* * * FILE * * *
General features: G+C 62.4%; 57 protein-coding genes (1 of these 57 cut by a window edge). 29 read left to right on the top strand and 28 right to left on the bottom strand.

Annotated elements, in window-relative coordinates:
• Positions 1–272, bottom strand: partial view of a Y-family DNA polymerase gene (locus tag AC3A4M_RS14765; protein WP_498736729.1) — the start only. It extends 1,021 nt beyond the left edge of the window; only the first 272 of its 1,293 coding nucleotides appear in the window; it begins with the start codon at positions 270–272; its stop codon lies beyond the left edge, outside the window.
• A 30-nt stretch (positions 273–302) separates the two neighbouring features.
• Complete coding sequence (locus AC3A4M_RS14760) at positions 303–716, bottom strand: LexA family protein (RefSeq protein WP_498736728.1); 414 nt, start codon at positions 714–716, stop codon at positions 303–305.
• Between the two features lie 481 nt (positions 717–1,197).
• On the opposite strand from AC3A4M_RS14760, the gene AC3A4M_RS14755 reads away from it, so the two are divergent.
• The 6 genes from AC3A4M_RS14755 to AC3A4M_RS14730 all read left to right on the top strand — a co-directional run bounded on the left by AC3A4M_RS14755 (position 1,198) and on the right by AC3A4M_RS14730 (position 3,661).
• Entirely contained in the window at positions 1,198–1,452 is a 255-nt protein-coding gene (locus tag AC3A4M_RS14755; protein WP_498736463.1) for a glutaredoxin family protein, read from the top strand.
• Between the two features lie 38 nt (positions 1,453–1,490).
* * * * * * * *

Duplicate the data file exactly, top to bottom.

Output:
General features: G+C 62.4%; 57 protein-coding genes (1 of these 57 cut by a window edge). 29 read left to right on the top strand and 28 right to left on the bottom strand.

Annotated elements, in window-relative coordinates:
• Positions 1–272, bottom strand: partial view of a Y-family DNA polymerase gene (locus tag AC3A4M_RS14765; protein WP_498736729.1) — the start only. It extends 1,021 nt beyond the left edge of the window; only the first 272 of its 1,293 coding nucleotides appear in the window; it begins with the start codon at positions 270–272; its stop codon lies beyond the left edge, outside the window.
• A 30-nt stretch (positions 273–302) separates the two neighbouring features.
• Complete coding sequence (locus AC3A4M_RS14760) at positions 303–716, bottom strand: LexA family protein (RefSeq protein WP_498736728.1); 414 nt, start codon at positions 714–716, stop codon at positions 303–305.
• Between the two features lie 481 nt (positions 717–1,197).
• On the opposite strand from AC3A4M_RS14760, the gene AC3A4M_RS14755 reads away from it, so the two are divergent.
• The 6 genes from AC3A4M_RS14755 to AC3A4M_RS14730 all read left to right on the top strand — a co-directional run bounded on the left by AC3A4M_RS14755 (position 1,198) and on the right by AC3A4M_RS14730 (position 3,661).
• Entirely contained in the window at positions 1,198–1,452 is a 255-nt protein-coding gene (locus tag AC3A4M_RS14755; protein WP_498736463.1) for a glutaredoxin family protein, read from the top strand.
• Between the two features lie 38 nt (positions 1,453–1,490).